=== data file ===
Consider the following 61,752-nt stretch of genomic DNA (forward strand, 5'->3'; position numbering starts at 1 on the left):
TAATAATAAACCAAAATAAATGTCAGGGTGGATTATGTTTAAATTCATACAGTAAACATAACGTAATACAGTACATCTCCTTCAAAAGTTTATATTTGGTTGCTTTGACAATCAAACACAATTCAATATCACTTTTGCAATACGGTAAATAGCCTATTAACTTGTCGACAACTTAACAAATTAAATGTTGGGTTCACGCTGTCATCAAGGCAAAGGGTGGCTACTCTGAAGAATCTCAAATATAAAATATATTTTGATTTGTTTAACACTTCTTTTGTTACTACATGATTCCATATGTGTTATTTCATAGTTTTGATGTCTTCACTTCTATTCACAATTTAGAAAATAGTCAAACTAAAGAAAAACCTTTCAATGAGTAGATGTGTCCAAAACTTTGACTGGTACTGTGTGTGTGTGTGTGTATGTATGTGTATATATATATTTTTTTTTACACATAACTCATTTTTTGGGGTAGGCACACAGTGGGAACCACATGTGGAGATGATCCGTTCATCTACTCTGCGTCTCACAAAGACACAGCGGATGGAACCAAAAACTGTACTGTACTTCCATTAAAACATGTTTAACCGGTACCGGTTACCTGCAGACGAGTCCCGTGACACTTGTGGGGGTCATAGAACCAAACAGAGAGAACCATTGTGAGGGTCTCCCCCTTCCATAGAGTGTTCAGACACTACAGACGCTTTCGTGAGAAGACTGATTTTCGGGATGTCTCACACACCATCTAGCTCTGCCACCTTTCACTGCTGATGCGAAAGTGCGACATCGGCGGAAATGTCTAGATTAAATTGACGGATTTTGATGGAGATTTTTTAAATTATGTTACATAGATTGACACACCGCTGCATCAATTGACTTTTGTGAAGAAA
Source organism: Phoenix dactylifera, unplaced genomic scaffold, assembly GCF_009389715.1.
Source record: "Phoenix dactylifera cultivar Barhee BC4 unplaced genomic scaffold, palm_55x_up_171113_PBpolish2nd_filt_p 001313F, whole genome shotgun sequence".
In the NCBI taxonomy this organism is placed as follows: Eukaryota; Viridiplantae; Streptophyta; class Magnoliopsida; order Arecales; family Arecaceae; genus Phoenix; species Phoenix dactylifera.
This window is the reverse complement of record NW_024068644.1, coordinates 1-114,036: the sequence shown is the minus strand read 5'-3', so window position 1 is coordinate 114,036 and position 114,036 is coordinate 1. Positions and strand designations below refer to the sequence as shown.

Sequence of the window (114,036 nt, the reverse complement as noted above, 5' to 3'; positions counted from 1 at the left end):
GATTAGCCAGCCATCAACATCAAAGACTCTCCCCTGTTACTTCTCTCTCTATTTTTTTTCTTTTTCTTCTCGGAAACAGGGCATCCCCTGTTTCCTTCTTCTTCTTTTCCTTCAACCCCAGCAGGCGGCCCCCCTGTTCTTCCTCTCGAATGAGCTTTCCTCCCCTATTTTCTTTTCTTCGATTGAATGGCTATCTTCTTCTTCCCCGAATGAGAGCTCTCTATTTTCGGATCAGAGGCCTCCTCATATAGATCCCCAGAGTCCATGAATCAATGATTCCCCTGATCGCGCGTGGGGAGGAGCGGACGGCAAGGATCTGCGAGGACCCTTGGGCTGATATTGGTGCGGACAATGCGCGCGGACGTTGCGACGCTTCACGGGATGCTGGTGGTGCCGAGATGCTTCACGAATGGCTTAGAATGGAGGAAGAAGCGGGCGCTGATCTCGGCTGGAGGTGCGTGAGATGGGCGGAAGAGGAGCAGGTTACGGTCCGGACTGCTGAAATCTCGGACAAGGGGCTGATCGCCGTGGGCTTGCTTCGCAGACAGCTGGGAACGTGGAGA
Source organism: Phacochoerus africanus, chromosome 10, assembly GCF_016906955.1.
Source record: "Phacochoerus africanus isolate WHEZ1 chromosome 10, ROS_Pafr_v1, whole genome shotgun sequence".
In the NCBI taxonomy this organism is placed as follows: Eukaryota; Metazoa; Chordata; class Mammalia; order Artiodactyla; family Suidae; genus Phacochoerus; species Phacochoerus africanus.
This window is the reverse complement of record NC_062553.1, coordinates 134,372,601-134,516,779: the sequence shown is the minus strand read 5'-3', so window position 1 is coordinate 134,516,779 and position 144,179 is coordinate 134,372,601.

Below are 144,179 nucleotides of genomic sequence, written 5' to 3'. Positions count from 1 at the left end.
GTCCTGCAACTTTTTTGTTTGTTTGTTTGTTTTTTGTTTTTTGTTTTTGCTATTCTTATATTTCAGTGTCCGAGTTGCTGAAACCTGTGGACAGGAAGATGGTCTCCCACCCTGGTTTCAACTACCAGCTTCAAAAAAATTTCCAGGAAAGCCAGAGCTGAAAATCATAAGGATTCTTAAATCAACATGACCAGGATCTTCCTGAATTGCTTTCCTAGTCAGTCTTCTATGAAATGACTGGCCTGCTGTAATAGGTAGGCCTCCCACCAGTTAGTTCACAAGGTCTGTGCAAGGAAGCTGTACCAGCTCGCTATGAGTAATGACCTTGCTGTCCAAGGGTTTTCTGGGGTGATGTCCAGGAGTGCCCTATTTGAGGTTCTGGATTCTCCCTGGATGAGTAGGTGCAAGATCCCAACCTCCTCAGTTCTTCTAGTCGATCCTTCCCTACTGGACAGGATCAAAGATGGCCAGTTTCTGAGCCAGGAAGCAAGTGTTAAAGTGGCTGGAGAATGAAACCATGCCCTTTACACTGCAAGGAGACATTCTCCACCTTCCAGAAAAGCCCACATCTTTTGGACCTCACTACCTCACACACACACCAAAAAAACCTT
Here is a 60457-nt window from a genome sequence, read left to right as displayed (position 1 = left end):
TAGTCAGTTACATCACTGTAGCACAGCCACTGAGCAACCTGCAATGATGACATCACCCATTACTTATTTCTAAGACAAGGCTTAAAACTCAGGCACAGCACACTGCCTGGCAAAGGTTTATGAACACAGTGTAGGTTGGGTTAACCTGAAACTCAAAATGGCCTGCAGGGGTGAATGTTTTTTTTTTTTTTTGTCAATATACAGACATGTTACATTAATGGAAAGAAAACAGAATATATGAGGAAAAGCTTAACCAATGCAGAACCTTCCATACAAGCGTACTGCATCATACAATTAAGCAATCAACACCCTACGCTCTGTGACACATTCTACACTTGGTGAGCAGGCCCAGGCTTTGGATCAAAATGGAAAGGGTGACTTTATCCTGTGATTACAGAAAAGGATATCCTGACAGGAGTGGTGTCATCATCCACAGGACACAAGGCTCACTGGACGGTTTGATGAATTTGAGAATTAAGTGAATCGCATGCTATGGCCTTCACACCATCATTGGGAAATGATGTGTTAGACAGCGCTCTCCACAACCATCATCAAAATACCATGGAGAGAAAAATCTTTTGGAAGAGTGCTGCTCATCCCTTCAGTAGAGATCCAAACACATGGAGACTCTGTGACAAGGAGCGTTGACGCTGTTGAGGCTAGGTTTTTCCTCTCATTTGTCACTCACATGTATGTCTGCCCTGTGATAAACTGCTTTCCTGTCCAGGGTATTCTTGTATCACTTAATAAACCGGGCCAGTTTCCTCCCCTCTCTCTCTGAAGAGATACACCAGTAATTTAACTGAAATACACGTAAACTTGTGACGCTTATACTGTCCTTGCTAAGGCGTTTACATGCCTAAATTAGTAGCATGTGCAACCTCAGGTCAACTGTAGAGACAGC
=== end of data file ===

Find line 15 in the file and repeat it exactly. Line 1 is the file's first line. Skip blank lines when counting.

Here is a 60457-nt window from a genome sequence, read left to right as displayed (position 1 = left end):